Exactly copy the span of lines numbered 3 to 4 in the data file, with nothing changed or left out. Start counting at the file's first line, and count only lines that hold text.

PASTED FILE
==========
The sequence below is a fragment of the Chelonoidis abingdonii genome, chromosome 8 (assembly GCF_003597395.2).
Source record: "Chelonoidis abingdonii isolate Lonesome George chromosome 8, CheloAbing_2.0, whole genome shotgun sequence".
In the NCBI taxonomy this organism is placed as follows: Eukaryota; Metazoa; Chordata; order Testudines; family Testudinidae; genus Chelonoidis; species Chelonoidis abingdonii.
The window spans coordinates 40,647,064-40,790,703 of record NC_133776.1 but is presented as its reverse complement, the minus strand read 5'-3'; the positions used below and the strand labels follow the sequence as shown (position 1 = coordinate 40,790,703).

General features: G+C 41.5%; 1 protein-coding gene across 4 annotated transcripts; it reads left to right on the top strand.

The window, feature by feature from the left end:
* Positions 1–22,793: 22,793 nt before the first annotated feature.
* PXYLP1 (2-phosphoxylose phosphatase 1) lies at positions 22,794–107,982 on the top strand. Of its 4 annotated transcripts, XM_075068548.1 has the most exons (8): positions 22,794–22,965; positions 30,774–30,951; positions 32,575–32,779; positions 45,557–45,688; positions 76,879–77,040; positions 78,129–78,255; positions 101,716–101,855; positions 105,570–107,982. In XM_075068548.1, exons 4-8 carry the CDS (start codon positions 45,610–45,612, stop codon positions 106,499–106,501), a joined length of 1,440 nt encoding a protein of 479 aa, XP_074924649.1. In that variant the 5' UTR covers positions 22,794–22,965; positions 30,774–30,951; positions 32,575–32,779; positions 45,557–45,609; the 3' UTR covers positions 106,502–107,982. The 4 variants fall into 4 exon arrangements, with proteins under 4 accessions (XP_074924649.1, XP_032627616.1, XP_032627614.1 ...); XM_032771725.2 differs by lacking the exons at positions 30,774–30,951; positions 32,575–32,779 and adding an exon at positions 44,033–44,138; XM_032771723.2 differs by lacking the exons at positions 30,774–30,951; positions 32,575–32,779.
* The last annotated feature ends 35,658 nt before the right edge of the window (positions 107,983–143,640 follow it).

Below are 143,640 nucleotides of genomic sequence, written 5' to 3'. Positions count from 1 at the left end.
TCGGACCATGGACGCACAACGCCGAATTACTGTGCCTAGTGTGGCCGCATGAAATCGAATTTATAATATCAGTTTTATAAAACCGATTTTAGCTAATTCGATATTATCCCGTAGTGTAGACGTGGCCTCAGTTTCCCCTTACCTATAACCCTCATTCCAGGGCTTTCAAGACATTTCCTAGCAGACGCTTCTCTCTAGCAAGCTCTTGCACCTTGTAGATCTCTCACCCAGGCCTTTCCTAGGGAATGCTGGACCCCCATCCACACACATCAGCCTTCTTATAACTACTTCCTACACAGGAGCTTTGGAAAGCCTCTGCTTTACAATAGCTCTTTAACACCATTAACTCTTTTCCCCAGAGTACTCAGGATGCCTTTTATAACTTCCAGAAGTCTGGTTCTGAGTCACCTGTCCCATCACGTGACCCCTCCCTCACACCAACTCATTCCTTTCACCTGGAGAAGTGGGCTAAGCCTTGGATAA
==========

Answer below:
In the NCBI taxonomy this organism is placed as follows: Eukaryota; Metazoa; Chordata; order Testudines; family Testudinidae; genus Chelonoidis; species Chelonoidis abingdonii.
The window spans coordinates 40,647,064-40,790,703 of record NC_133776.1 but is presented as its reverse complement, the minus strand read 5'-3'; the positions used below and the strand labels follow the sequence as shown (position 1 = coordinate 40,790,703).